.JV- read prayers. On Sunday I read prayers, and he 

preached, and afterwards the facrament was adminiftred to a- 
-bout twelve hundred. More attended at the tabernacle than 
ever. Was it as big again, I believe on Sunday evenings it 
-would be fiHed. This day hath been fpent with the Countefs, 

Mrs. K , Lady G , Colonel G , Mr. H , and 

Mr. G . I gave them the communion, and afterwards 

preached. The public minifter from Genoa came to hear me, and 

I believe it was a profitable feafon. Lady F , I hear, holds 

on, and writes word to the Countefs, that fhe wifhes all were 
as happy as fhe hath been in reading Bifhop Hallos contem- 
plations. Since I came home, I have received the inclofed pa- 
ragraph that was fent to a friend from Poj'tfaiouth. O that it 
•may humble and quicken me ! Surely ranging is my province, 
Methinks I hear a voice behind me faying, " This is the way, 
walk in it." My heart echoes back, " Lord, let thy prefence 
.go along with me, and then fend me where thou pleafeflj^ 


LETTER S. 32t 

Even fo Lord Jesus, Amen and Amen ! Q that I had 
^rength equal to my Will. But indeed^ honoured Madam, 
this body is a daily trial to me. Sometiines I can fcarce dra^ 
the crazy load along. At prefent, I am too fatigued to en- 
large. However, 1 would inform your Ladyfhip, that I do 
not leave town till Tuefday next. My wife hath been confin- 
ed to her bed fome days, but is now, blcffed be God, upon 
tlw recovery. God willing, I hope to write to Mr. B — — • 
and the poor baker foon. If your Ladyfhip wants any more 
books to difpole of, I hope your Ladyfhip will mention it in 
your next. Your Ladyfhip, Lady Ann^ 5cc. were remember- 
ed heartily to-day. May the prayer enter into the ears of the 
Lord of Sabaoth ! I believe it will. I can only now com- 
mend your Ladyfliip and honoured relations to the God of all 
grace, and haften to fubfcribe myfelf, honoured Madam, 
Your Ladyfhip's moft obliged and very 

chearful fervant for Christ's fake, 

G. IF. 


To Mr. H 

London, Jan. 26, 1750. 
My dinr Mr. H , 

I Wrote to you not long ago, but that Is no reafon why I 
fhould not drop you a iQ\w lines now. I hope they will 
find you and your dear yoke-fellow rcfigned to the difpenfa- 
tions of providence, and chearfully faying, " It is well." I 

write thus, becaufe Mr. H informed me in his laft, that 

eld Madam JF — '■— was like to die. If fne is yet alive, you 
will prefent to her my fincere love and fervice. I am endea- 
vouring to prepare for my great change every day, by looking 
^up to Jesus, and fpending and being fpent for the good of 
thofe fouls for whom he fhed his precious blood, (jlory be 
to his great name, my labour is not in vain in the Lord. 
My work increafes on my hands, and the profpetft of being 
ferviceablc widens continually more and more. I beg the con- 
tinuance of your prayers, and afl'ure you that mine, fuch as they 
are, always attend you and yours and all my dear Carolina 
friends. O that the Indian land may become indeed wholly 
Vc.i. 11. X chriflian 

322 LETT E R S. 

cbriftiaii land ! Is there any thing too hard for the Lord? — - 
Ere long 1 hope to come and fow a little feed in your ground. 
May the Lord Jesus make my way plain before me! The 

bearer of this is named G ; he once preached, hut has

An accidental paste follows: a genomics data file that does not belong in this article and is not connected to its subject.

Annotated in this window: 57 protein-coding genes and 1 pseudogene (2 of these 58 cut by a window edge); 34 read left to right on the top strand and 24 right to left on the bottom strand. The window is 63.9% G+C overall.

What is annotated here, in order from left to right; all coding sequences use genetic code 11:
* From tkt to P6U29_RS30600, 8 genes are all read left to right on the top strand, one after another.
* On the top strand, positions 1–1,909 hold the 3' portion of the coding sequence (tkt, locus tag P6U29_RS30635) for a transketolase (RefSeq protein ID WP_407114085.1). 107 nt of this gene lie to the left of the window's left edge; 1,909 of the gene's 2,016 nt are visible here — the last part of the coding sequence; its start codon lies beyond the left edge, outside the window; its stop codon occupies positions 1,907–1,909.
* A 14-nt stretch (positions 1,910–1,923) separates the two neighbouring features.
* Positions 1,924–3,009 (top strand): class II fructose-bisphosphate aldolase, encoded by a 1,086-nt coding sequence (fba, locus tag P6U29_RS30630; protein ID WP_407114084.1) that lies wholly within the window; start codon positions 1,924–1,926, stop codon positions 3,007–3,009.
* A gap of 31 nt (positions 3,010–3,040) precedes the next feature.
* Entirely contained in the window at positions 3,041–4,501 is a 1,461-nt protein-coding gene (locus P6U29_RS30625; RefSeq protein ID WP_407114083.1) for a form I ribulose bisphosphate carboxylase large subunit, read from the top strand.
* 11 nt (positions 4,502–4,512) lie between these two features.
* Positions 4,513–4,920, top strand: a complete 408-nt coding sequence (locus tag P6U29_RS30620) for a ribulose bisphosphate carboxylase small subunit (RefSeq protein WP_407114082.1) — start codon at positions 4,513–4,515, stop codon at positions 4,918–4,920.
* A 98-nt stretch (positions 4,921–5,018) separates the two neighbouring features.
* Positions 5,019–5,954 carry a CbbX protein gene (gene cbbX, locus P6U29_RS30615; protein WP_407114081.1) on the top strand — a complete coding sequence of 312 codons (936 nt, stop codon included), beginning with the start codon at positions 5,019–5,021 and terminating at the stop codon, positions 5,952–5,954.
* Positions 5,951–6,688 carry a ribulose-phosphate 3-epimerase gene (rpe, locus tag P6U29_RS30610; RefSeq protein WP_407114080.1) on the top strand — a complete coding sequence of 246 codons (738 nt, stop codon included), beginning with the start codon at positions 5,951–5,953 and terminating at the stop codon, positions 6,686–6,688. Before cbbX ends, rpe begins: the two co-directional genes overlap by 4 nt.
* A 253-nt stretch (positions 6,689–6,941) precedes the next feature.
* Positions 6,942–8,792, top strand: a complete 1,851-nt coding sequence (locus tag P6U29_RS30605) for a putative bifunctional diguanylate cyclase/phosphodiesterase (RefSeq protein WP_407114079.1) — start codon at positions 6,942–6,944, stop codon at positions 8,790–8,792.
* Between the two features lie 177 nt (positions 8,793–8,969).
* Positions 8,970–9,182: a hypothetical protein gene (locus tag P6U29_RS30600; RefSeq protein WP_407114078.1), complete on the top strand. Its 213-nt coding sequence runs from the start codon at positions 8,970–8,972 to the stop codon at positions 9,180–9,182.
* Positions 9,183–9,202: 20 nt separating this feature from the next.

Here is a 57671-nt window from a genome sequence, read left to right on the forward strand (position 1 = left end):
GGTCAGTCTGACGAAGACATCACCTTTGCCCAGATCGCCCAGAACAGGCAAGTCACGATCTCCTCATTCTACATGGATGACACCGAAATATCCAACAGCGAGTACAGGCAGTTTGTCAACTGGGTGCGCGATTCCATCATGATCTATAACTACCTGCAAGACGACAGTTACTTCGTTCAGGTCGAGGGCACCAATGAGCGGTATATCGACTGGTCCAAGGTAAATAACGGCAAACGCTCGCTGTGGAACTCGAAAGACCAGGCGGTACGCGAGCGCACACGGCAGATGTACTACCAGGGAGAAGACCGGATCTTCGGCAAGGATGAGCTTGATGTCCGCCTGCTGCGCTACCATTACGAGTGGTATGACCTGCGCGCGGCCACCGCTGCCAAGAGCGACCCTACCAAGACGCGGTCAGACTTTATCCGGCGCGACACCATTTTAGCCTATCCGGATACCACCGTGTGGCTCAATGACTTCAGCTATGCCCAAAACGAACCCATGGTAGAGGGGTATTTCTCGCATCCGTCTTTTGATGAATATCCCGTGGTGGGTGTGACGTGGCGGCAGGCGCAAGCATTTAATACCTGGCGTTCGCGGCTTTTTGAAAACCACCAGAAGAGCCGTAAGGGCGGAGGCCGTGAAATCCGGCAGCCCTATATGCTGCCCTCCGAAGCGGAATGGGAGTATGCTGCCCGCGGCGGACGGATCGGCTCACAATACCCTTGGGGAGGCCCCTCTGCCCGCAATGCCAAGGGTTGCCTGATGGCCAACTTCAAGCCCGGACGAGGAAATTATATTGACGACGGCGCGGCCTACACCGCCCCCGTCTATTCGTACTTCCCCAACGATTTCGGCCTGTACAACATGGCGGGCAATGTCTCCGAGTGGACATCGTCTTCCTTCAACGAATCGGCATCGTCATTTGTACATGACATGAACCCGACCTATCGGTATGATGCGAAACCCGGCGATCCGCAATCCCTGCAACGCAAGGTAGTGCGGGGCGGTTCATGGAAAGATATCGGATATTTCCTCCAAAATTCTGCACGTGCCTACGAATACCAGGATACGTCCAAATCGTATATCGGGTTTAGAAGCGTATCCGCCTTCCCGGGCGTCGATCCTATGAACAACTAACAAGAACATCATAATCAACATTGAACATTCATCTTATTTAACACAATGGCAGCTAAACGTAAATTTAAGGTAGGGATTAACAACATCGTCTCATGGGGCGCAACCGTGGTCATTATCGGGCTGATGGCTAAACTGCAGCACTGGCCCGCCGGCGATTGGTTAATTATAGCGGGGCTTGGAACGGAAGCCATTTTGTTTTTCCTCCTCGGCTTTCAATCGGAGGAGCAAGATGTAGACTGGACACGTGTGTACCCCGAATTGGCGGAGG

(fome time paft) greatly backflidden. To favc him fram ruin 1 
have taken him in, and have now fent him to America. If he 
keeps clofe to God and his book, he may yet do well. If not 
— he has good parts, and is of a good family. You will take 
no notice of what I write concerning him. I write to you as 
a friend. 1 mention it, that if he fhould turn out wrong, as I 
pray God he may not, you may fee I was not deceived. I 
hope you vifit Bethef'la\, which I truft will be yet brought to 
fomething. May the Lord haftcn the time, when we (hall 
arrive at the Betbefda that is above, even that houfe not made 
with hands, eternal in the heavens ! I can now add no more, 
but my mofl: cordial falutations to you, yours, and all, and 
fubfcribe myfelf, dear Sir, 

Yours mod affectionately in our comm.on Lord, 

G. //; 


To Mr. L . 

Very dear Sir y LcndQn^^Jiin.2']y 175O. 

I Received your kind letter, and am glad to find the ftorm 
is a little abated at Cork. I always thought it was too hoc 
to hold long. I fee by Mr. H — — that fuffering grace is al- 
Vv'ays given for fuffering times. If they have honoured him fo 
far as to give him fome lafhes, for preaching the everlafting 
gofpel, I fliall rejoice. Such an iriftance ofperfccution, I am 
perfuadcd will ftir up the refentment of petfons in power on 
this fide the water. I beg for the dear people's fake; you 
would continue your accounts. They direct me in my pray- 
ers, and excite alfo the prayers of others. On Monday^ God 
\villing, your letter fnall be read, and in the ftrength of Jesus 
Christ, wc will befiegc the throne of grace once more, in our 
dear brethrens behalf. Surely wc fhall prevail. Neither will 
\ flop, but ufc all endeavours to extricate our friends our of 
their tro ibles. IncloP-d you hiwe a letter to the Judge. You 
may lend or deliver it iii> you ihink proper. J hope you will 
6 'Wait 


wait on Lord H , and let me hear what he fays. The 

Duke was Ipoke to, and laft poll I v/rote to Lady H for 

the memorial, which if fent, fhall be put into the hands of 
fome that are very near his Majefty, Some honourable wortien 
are much your friends ; Jesus make? them fo, and when his 
people arediftreflcd, if needful, a thoufand Ejihers fhall be raifed 
up. What are all thefe mountains in the fight of our great 
Zcruhahel? Let him but fpeak the word, and they fliall become 

a plain. I am glad my dear Mr. L 's hopes bei^in to